It’s important to know what goes into your coffee. Whether it’s the labor that goes into growing it, the roast, brand, where it’s grown, and most importantly it’s essential to know what is how it is preserved.
Preservatives are and always will be a hot topic in health and nutrition, but what about one of the most commonly debated subjects of sulfites in your food and in this case your coffee?
Should the health-conscious individual or folks allergic to sulfites be wary of them in their coffee?
In general, coffee is nearly or completely sulfite-free.
Instant coffees may have sulfites in tiny amounts. Some coffee machine cups or pods (think Keurig coffee pods) contain a very small amount of sulfites.
To find out if your coffee has sulfites, check the label on the package for a warning about the inclusion of sulfites.
What to find out more about sulfites? And when can you expect to find sulfites in coffee? Keep reading to find out what they are and if their possible effects on your health.
What Are Sulfites?
Sulfites are sulfur-based substances that occur naturally in some foods but are also sometimes added to food packaging and the foods themselves as a preservative.
Some examples of sulfites used in food are:
- Sodium sulfite
- Sodium bisulfite
- Sodium metabisulfite
- Potassium metabisulfite
- Potassium bisulfite
- Sulphur dioxide
What are Sulfites Used For?
Sulfites do a variety of things to preserve foods. One of them is keeping fruit and vegetables from oxidizing. This keeps produce from becoming discolored and getting mushy, some of these effects carry over to meat and shellfish, with sulfites preventing black spots on lobsters and shrimp.
Other uses for sulfites include adding them to bread or pizza dough to improve their overall texture.
Sulfites can also be added to food to improve their flavor and to prevent microbes such as bacteria and fungi like mold from growing.
Is it Dangerous to Consume Foods With Sulfites?
For most people, sulfites pose no threat to them. However, a certain population is allergic to sulfites to varying degrees. The Food and Drug Administration estimates that 1% of Americans are allergic to sulfites, which is over 3.3 million people.
How Do Sulfites Affect People Who are Allergic?
Sulfite-sensitive people will react differently depending on how severe their allergy is. Usually, sulfite allergies will be similar to other food allergies, some may be dangerous depending on how sensitive you are.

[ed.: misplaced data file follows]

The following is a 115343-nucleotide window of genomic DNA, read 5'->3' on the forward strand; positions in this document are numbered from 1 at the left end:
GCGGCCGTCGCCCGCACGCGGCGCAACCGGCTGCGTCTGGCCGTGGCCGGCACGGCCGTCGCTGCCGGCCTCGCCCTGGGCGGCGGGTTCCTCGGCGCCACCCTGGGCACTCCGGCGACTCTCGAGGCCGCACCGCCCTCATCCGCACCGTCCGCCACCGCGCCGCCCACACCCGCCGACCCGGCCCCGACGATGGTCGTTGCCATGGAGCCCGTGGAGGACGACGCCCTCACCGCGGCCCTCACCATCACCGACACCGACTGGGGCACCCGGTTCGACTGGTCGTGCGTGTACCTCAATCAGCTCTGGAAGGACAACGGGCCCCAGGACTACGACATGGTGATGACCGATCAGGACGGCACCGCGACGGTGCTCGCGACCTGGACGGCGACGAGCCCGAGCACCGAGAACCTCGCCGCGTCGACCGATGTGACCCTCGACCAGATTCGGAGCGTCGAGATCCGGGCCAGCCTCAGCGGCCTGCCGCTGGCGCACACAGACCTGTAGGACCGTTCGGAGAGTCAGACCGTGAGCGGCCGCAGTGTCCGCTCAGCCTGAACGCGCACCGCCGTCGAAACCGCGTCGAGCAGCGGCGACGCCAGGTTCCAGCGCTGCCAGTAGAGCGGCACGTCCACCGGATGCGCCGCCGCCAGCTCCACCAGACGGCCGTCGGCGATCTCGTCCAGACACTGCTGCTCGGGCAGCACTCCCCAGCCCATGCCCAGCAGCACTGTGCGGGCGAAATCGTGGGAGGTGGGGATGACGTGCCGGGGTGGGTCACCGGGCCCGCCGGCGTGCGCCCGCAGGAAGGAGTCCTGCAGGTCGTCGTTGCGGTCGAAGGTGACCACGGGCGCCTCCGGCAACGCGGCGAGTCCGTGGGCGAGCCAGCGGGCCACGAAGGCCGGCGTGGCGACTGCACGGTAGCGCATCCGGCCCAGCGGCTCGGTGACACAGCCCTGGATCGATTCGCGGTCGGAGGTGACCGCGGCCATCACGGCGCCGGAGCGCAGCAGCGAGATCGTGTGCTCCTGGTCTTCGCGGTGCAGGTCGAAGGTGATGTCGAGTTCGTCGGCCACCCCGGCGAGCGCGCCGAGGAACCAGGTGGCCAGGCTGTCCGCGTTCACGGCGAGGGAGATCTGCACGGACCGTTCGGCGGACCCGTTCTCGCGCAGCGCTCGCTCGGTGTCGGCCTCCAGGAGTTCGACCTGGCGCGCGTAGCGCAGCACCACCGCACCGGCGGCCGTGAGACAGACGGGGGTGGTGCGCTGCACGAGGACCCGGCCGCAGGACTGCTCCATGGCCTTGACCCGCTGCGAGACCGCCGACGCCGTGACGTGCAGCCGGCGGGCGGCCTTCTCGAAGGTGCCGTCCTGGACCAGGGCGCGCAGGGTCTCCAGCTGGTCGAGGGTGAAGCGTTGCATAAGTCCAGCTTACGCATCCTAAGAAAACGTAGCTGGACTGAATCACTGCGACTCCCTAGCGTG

Sulfite allergy symptoms include (these are dependent on severity):
- itchiness and hives,
- flushing (reddening of the skin),
- trouble breathing,
- upset stomach,
- blood pressure drop,
- trouble swallowing and breathing.
The symptoms triggered by sulfite sensitivity can be very dangerous if you also have asthma on top of a sulfite allergy.
Sulfite allergies may trigger asthma symptoms and a bad reaction can lead to anaphylactic shock which can be life-threatening if not handled or treated quickly enough.
Are There Sulfites in Coffee?
Coffee for the most part is generally sulfite-free for the most part. Whether or not there are sulfites in the coffee depends on how you buy it.
Some instant coffee may contain sulfites in small amounts, sometimes sulfites are used in the packaging as well.
Some coffee K-cups used with coffee machines also contain sulfites, though once brewed, the amount of sulfites goes down to almost nothing.
What Coffee Doesn’t Have Sulfites?
If you’re looking for coffee that does not have any sulfites, most ground coffee that you buy from a coffee shop will not have any.
If you buy coffee in bags you can also look for a “sulfite free” or “contains no sulfites” label on the packaging.
Something to note is that manufacturers are only legally required to have a sulfite free label if the amount is over 10 PPM (parts per million). In other words, coffee brands must disclose on the label if the sulfite content is about 0.001% or higher. If it is lower than that amount then it is usually considered insignificant and will not be put on the label.
What Other Foods Contain Sulfites?
While most coffee apart from a few exceptions has no sulfites, some other foods have naturally occurring and added sulfites.
Some foods containing sulfites include: baked goods, pickled and canned foods, dried fruit, potato chips, some juices, soft drinks, various condiments, teabags, shrimp and other shellfish, wine, and cherries.
Other sources of sulfites include some food packaging like cellophane wrap. However, sulfites are not exclusive to food-related products. Sulfites are also sometimes used in eyedrops, inhalers, and bronchodilators (meds for breathing problems), as well as epinephrine injections (EpiPens).
That said, people with sulfite allergies do not need to avoid EpiPens, given the fact that the amount is very minuscule and that epinephrine is used to treat allergic reactions to sulfites.
While nearly all coffees contain no sulfites, it’s good to be aware of what of what kind of coffee you buy. Ground coffee and beans will in general be safe. But it’s always a good idea to do your research to ensure a sulfite-free cup of joe.